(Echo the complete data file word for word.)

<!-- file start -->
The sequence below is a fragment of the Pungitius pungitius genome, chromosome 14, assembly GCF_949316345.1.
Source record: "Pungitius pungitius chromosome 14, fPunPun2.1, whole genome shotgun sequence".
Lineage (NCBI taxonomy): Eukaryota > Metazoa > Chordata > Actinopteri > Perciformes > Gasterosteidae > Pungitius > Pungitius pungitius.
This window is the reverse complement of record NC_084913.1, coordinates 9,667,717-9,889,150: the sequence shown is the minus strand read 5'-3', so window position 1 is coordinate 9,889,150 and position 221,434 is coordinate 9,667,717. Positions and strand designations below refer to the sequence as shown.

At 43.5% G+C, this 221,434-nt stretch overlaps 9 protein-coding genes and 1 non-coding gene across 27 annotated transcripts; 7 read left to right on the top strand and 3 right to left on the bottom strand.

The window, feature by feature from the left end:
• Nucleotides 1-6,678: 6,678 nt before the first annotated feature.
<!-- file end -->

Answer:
The sequence below is a fragment of the Pungitius pungitius genome, chromosome 14, assembly GCF_949316345.1.
Source record: "Pungitius pungitius chromosome 14, fPunPun2.1, whole genome shotgun sequence".
Lineage (NCBI taxonomy): Eukaryota > Metazoa > Chordata > Actinopteri > Perciformes > Gasterosteidae > Pungitius > Pungitius pungitius.
This window is the reverse complement of record NC_084913.1, coordinates 9,667,717-9,889,150: the sequence shown is the minus strand read 5'-3', so window position 1 is coordinate 9,889,150 and position 221,434 is coordinate 9,667,717. Positions and strand designations below refer to the sequence as shown.

At 43.5% G+C, this 221,434-nt stretch overlaps 9 protein-coding genes and 1 non-coding gene across 27 annotated transcripts; 7 read left to right on the top strand and 3 right to left on the bottom strand.

The window, feature by feature from the left end:
• Nucleotides 1-6,678: 6,678 nt before the first annotated feature.